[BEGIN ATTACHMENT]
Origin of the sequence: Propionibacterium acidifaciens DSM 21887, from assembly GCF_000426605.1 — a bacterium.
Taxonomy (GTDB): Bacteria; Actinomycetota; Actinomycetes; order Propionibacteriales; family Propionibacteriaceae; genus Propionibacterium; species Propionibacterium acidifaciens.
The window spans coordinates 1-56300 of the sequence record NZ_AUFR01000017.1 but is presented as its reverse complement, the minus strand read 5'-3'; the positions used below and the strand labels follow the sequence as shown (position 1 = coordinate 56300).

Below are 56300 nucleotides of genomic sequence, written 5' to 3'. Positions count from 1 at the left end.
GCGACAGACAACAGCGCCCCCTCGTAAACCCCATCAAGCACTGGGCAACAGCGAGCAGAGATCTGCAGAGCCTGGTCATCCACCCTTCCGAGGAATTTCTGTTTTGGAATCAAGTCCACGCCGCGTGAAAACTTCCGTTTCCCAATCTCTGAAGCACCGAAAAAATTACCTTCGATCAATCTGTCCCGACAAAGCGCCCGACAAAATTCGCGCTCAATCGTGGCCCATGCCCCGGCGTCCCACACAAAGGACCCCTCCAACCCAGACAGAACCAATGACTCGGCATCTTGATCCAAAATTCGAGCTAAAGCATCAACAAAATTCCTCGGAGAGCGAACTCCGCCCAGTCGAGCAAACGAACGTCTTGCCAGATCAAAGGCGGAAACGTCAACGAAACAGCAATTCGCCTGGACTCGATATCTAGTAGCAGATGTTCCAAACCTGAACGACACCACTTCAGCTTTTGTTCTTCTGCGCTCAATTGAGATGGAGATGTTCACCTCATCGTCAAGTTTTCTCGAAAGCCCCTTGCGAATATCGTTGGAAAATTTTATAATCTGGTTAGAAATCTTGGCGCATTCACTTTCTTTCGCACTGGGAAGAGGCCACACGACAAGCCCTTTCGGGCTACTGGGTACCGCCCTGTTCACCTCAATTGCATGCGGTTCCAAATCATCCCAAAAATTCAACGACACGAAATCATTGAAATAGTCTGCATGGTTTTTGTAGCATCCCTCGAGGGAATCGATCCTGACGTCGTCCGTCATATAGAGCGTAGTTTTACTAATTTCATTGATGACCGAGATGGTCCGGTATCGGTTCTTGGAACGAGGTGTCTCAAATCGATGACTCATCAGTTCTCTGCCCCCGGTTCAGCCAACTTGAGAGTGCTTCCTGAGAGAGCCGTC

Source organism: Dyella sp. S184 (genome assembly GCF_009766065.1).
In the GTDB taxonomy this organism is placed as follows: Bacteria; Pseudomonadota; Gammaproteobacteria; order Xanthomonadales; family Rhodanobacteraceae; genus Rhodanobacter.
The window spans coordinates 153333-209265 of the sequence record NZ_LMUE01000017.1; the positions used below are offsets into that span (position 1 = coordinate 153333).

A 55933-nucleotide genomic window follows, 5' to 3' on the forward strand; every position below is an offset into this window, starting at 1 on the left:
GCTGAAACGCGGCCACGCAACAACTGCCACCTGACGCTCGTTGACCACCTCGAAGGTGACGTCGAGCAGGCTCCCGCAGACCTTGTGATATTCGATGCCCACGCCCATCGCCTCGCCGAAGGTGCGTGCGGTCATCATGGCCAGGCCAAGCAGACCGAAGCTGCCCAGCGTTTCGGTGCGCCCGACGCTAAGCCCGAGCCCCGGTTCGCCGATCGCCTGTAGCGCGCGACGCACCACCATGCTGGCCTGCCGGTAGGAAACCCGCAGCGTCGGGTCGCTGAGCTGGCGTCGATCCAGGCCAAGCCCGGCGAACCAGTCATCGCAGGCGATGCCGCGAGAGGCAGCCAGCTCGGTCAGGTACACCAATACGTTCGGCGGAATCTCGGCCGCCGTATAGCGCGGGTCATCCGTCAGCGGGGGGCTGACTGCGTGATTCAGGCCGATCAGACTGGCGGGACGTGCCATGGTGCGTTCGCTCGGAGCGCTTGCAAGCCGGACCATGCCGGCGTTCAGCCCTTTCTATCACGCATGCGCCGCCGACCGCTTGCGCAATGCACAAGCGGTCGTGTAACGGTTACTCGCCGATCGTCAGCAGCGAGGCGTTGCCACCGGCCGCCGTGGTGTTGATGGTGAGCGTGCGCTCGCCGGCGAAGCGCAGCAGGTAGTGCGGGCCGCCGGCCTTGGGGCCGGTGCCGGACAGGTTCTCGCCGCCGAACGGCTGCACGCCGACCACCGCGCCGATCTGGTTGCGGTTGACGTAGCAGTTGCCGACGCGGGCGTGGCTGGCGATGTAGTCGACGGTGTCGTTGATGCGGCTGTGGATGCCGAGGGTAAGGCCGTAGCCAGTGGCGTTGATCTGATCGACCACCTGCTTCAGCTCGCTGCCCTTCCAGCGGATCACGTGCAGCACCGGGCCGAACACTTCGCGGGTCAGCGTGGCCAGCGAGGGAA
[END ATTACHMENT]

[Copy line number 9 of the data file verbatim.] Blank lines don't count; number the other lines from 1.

A 55933-nucleotide genomic window follows, 5' to 3' on the forward strand; every position below is an offset into this window, starting at 1 on the left: